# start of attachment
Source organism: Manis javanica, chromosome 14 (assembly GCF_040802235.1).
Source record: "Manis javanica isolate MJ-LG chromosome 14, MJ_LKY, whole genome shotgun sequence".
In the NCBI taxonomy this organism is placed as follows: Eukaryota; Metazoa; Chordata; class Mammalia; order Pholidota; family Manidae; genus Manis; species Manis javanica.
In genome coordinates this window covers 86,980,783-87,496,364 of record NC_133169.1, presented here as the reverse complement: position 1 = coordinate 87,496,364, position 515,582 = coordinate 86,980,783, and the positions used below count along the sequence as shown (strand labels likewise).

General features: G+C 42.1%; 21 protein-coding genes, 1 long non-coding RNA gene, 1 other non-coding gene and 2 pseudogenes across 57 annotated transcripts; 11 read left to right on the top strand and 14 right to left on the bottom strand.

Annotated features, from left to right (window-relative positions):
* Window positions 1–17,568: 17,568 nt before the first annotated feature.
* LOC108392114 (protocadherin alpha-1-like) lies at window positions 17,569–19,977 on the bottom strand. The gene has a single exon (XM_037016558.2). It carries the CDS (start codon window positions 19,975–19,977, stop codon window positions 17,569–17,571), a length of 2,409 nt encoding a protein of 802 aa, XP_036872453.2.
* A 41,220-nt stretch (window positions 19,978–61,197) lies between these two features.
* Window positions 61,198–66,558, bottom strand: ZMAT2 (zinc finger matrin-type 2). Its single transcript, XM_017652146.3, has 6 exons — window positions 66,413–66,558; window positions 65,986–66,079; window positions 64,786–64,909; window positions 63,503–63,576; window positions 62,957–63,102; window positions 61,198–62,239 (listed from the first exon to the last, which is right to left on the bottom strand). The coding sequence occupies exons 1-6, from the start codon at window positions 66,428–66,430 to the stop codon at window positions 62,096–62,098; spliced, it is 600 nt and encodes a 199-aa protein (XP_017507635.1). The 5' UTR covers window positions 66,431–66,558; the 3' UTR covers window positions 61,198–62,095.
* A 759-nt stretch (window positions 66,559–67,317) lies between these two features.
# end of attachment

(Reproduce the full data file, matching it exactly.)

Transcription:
Source organism: Manis javanica, chromosome 14 (assembly GCF_040802235.1).
Source record: "Manis javanica isolate MJ-LG chromosome 14, MJ_LKY, whole genome shotgun sequence".
In the NCBI taxonomy this organism is placed as follows: Eukaryota; Metazoa; Chordata; class Mammalia; order Pholidota; family Manidae; genus Manis; species Manis javanica.
In genome coordinates this window covers 86,980,783-87,496,364 of record NC_133169.1, presented here as the reverse complement: position 1 = coordinate 87,496,364, position 515,582 = coordinate 86,980,783, and the positions used below count along the sequence as shown (strand labels likewise).

General features: G+C 42.1%; 21 protein-coding genes, 1 long non-coding RNA gene, 1 other non-coding gene and 2 pseudogenes across 57 annotated transcripts; 11 read left to right on the top strand and 14 right to left on the bottom strand.

Annotated features, from left to right (window-relative positions):
* Window positions 1–17,568: 17,568 nt before the first annotated feature.
* LOC108392114 (protocadherin alpha-1-like) lies at window positions 17,569–19,977 on the bottom strand. The gene has a single exon (XM_037016558.2). It carries the CDS (start codon window positions 19,975–19,977, stop codon window positions 17,569–17,571), a length of 2,409 nt encoding a protein of 802 aa, XP_036872453.2.
* A 41,220-nt stretch (window positions 19,978–61,197) lies between these two features.
* Window positions 61,198–66,558, bottom strand: ZMAT2 (zinc finger matrin-type 2). Its single transcript, XM_017652146.3, has 6 exons — window positions 66,413–66,558; window positions 65,986–66,079; window positions 64,786–64,909; window positions 63,503–63,576; window positions 62,957–63,102; window positions 61,198–62,239 (listed from the first exon to the last, which is right to left on the bottom strand). The coding sequence occupies exons 1-6, from the start codon at window positions 66,428–66,430 to the stop codon at window positions 62,096–62,098; spliced, it is 600 nt and encodes a 199-aa protein (XP_017507635.1). The 5' UTR covers window positions 66,431–66,558; the 3' UTR covers window positions 61,198–62,095.
* A 759-nt stretch (window positions 66,559–67,317) lies between these two features.